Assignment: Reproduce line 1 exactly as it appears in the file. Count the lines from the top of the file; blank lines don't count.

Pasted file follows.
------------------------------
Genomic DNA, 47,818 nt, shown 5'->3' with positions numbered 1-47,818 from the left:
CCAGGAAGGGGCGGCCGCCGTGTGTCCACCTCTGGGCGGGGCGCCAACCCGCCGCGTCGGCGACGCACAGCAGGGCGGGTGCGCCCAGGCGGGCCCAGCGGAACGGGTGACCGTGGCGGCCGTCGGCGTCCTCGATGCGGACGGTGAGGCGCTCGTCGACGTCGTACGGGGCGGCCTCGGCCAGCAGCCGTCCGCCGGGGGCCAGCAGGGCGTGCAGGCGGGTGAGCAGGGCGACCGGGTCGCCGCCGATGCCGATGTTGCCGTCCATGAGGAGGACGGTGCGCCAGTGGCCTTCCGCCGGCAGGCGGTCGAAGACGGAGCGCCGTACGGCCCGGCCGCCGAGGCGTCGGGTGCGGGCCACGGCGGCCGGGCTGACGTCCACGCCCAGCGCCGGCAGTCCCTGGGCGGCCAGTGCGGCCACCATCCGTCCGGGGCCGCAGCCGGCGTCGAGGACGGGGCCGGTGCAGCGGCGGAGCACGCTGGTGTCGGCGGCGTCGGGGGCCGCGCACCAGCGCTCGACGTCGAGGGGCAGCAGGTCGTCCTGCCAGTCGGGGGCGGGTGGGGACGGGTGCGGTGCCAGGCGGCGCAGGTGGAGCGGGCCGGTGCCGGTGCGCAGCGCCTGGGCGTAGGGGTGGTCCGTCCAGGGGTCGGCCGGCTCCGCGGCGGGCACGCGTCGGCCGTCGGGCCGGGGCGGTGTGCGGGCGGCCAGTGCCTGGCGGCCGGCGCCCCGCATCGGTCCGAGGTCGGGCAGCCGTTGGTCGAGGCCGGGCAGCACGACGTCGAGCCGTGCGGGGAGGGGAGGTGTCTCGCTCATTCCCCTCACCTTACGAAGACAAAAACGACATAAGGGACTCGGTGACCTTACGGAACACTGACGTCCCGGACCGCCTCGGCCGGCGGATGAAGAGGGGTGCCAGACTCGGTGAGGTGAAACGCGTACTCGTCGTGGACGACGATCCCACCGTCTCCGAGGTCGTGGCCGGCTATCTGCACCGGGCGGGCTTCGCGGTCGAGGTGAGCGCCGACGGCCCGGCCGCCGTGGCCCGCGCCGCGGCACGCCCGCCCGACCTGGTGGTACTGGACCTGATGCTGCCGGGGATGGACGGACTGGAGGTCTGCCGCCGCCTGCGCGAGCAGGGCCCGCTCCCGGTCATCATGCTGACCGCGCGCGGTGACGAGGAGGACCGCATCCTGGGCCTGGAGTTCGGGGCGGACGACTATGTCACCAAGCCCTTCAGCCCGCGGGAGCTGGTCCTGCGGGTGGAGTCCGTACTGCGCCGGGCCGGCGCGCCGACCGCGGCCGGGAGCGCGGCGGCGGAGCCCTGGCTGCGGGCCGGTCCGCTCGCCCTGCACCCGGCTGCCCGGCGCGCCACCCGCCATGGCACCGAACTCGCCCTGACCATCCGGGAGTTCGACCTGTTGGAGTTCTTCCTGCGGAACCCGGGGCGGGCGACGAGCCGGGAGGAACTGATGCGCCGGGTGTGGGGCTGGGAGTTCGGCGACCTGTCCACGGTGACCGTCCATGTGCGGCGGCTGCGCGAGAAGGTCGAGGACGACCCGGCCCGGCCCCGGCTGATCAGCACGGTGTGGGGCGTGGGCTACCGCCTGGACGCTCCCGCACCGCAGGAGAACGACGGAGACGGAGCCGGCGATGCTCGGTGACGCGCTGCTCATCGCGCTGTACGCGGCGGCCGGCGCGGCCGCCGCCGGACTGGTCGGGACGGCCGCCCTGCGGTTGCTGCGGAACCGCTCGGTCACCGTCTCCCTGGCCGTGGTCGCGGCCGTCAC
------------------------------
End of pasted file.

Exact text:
Genomic DNA, 47,818 nt, shown 5'->3' with positions numbered 1-47,818 from the left: